Our one goal for Plouay is winning. We also want to keep Emma [Johansson] in second place for the World Cup rankings. Vos is leading by too big a margin, so we know we can't win the overall. Ellen Van Dijk [Specialized lululemon] is in third at 28 points behind Emma, so it's possible but unlikely she could overtake Emma for second place

Winning Plouay is more important than Emma's World Cup ranking, so in that regard it doesn't matter who we race for on Saturday. We back each other up and support each other in every race scenario. Lotto was a perfect example of how we might set up the finish for one rider, but another rider takes the win when the opportunity presented itself.

At this point in the season, everyone has personal goals for events like the World Championships or securing a contract. From the inside we know that there are some girls who are still hoping for a tap on the shoulder for a World's selection and others who are using these late season races as building blocks to keep form high for Worlds. It can make this time of year a bit funny. Still, we all know what we need to do to accomplish our goals – and that's to support the team's goals.

ORICA-AIS for GP de Plouay-Bretagne WC

Amanda Spratt
Emma Johansson
Melissa Hoskins
Shara Gillow
Sungeun Gu
Tiffany Cromwell

High school cycling produces world class athletes

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The National Interscholastic Cycling Association (NICA) is well represented at the 2013 UCI Mountain Bike Worlds in Pietermaritzburg, South Africa. Seven young men and women, who are current or former NICA student-athletes are members of the US National Team. They include Sean Bennett, Lucas Newcomb and Neilson Powless (junior men cross country); Kaylee Blevins and Kate Courtney (junior women cross country); Shayna Powless (U23 women cross country) and Cole Picchiottino (junior men cross country)

Some of the riders were mountain bikers before their high school racing days while others were not.

Courtney, a junior women's World Cup winner, who is 17 (racing age 18) said, "My experience in NICA was really important. I didn't even start mountain bike racing until my first NorCal race in my freshman year. That was my first race, and I was kind of just doing it as cross training for cross country running, and after that race, I was hooked."

click here to read entire article at cycling news

Breanna Hargrave with her new Dolan Track Bike

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Sponsored Rider 2012-2013.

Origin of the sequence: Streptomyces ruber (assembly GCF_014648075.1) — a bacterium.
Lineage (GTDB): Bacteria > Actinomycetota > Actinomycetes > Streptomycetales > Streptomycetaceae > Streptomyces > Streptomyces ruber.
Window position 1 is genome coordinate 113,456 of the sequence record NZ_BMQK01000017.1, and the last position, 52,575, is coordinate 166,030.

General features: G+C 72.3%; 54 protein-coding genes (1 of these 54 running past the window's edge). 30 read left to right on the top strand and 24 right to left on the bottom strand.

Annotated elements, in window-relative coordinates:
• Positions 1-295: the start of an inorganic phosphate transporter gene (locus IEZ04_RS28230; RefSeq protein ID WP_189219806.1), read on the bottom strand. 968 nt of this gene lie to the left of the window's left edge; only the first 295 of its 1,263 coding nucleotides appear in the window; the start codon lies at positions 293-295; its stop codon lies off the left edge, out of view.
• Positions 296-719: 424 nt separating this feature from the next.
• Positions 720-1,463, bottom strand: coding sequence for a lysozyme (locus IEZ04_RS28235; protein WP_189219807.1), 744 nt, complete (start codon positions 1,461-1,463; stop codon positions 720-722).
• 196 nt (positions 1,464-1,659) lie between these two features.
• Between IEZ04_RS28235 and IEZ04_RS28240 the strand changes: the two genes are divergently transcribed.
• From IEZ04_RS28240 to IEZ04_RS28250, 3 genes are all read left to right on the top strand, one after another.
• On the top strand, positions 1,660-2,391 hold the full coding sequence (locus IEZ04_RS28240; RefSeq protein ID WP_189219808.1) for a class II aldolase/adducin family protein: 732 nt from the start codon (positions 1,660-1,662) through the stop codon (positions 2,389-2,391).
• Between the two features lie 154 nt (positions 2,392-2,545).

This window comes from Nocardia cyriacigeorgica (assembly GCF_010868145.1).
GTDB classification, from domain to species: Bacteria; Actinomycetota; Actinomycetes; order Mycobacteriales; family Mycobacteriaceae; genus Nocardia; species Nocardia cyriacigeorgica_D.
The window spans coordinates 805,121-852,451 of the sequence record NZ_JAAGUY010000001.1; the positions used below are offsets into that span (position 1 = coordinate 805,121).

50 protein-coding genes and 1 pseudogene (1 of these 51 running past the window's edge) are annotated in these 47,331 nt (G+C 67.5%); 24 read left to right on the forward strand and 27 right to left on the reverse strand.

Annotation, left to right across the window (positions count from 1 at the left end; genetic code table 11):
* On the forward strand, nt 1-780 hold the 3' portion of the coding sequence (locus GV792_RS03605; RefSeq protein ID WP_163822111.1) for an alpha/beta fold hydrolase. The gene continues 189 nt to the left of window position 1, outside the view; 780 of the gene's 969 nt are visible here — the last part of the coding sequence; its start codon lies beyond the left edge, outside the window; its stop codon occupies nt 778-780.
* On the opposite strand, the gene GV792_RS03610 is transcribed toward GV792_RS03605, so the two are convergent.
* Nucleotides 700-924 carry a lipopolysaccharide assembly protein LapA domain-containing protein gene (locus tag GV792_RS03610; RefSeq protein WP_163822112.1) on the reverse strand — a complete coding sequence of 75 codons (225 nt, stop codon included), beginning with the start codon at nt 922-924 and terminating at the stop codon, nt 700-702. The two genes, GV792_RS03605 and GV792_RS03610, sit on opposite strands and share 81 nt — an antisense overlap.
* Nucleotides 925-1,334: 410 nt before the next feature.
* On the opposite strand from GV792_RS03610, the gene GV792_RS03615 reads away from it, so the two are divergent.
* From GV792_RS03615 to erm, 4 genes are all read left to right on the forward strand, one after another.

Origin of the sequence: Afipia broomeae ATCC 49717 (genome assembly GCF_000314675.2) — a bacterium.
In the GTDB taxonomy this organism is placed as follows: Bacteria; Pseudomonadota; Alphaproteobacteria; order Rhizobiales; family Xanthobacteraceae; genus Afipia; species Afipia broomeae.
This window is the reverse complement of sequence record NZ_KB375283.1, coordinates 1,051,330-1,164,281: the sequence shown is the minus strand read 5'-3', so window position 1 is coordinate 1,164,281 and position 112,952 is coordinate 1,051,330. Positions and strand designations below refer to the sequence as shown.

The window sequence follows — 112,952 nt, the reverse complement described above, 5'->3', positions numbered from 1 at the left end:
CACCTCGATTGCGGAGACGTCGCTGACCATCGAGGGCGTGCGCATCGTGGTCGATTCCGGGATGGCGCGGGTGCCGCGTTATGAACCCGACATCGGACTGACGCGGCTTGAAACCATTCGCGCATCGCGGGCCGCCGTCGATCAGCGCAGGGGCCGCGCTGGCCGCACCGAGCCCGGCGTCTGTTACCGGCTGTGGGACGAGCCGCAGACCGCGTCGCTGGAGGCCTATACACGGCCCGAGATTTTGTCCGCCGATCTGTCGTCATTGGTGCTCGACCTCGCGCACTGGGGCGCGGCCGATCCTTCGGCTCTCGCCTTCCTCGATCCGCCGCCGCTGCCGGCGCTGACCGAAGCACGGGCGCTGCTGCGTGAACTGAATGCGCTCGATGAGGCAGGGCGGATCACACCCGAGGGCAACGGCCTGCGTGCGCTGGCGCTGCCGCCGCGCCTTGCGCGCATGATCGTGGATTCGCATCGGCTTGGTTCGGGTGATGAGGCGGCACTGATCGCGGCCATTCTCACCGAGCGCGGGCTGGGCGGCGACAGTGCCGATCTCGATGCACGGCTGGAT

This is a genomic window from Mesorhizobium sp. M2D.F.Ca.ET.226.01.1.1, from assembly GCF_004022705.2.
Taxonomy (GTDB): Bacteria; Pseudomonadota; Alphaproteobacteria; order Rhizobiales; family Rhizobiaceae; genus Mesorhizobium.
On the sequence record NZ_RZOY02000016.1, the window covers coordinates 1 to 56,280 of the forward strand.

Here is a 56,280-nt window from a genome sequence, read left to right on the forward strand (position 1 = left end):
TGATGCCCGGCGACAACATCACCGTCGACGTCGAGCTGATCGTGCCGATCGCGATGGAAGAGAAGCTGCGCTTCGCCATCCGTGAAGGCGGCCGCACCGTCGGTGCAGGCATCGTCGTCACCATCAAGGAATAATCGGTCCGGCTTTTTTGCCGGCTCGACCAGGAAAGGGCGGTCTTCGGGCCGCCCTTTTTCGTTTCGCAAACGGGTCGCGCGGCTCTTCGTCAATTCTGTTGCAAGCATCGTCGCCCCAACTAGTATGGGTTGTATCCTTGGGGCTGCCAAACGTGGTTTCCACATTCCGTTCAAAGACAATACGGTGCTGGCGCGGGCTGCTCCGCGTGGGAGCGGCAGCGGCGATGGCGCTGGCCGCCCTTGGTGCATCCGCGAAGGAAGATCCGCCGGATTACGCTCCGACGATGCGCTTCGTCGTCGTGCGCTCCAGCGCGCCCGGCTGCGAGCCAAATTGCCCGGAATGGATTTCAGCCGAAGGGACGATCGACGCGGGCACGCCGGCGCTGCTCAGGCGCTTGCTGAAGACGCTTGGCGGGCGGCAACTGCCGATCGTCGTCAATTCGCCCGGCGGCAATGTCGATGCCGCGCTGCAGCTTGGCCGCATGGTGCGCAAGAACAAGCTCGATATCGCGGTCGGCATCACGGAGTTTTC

Here is a little update of the year so far.
Nationals in Feb went well. I finished with 7th place in the open Keirin and 7th also in the Match Sprint and I managed to get under 12 sec for my 200m (11.91) which I was really happy with.

Since then we havent had many competitions as we are preparing for the Adelaide GP in a couple of weeks but we have been training very hard both on the track and in the gym. I have improved my single leg press from 110kg to 175kg and rode a half sec pb in my 500m at a club meet last wed so I feel like Im getting stronger and faster!

I put my Skinny Lattes scholarship towards a new Dolan track bike which has definently helped with my riding technique.

575272_10200919106884382_2126848705_n.jpg

 

Thanks again to the club for assisting in this purchase. I certainly have appreciated it. I have attached a photo of the new bike and one of me doing my 200m at nationals.

 

nationals 2013 Flying 200m 10.jpg

 


I hope everyone's cycling has been going well this year.
Cheers
Bree

Simple Sugars & Complex Carbohydrates

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Simple Sugars and Complex Carbohydrates – An Incompatible Combination
By: Steve Born

If you look on a container of a Hammer Nutrition fuel you'll find something that you'll probably not see on another energy drink or gel... a warning. For example, on a container of HEED you'll find these words: "Do not combine HEED with any product containing simple, refined sugars. Negative side effects may occur." Similarly, you'll find the following on a container of Perpetuem: "WARNING: Do not combine Perpetuem with any product containing simple, refined sugars."

What's up with that? Why are we so adamant about not combining simple sugars with complex carbs? Well, the reason for that is simple: we want you to enjoy your workout or race, we want you to achieve your best possible results, and we want you to do that without having stomach issues such as bloating, cramping, diarrhea, and a host of others. However, when you consume a simple sugar fuel at or near the same time as any of the Hammer Nutrition fuels (which contain no added simple sugars) you very much put your workout and race, and your stomach, in jeopardy.

 

To read the entire article click here

Nettie's First European Road Win

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Nettie Edmondson Sprints to First European Road Win
Nettie Edmondson won the final stage of the Lotto Belisol Tour in exciting fashion. Leading out her teammate Emma Johnasson, Edmondson had the field strung out as she powered uphill toward the finish line. When Edmondson opened up a small gap, Johansson slowed ever-so-slightly to allow the gap to grow. Edmondson held off the field to take her first professional road victory in Europe while Johansson proved best of the rest to take second on the stage.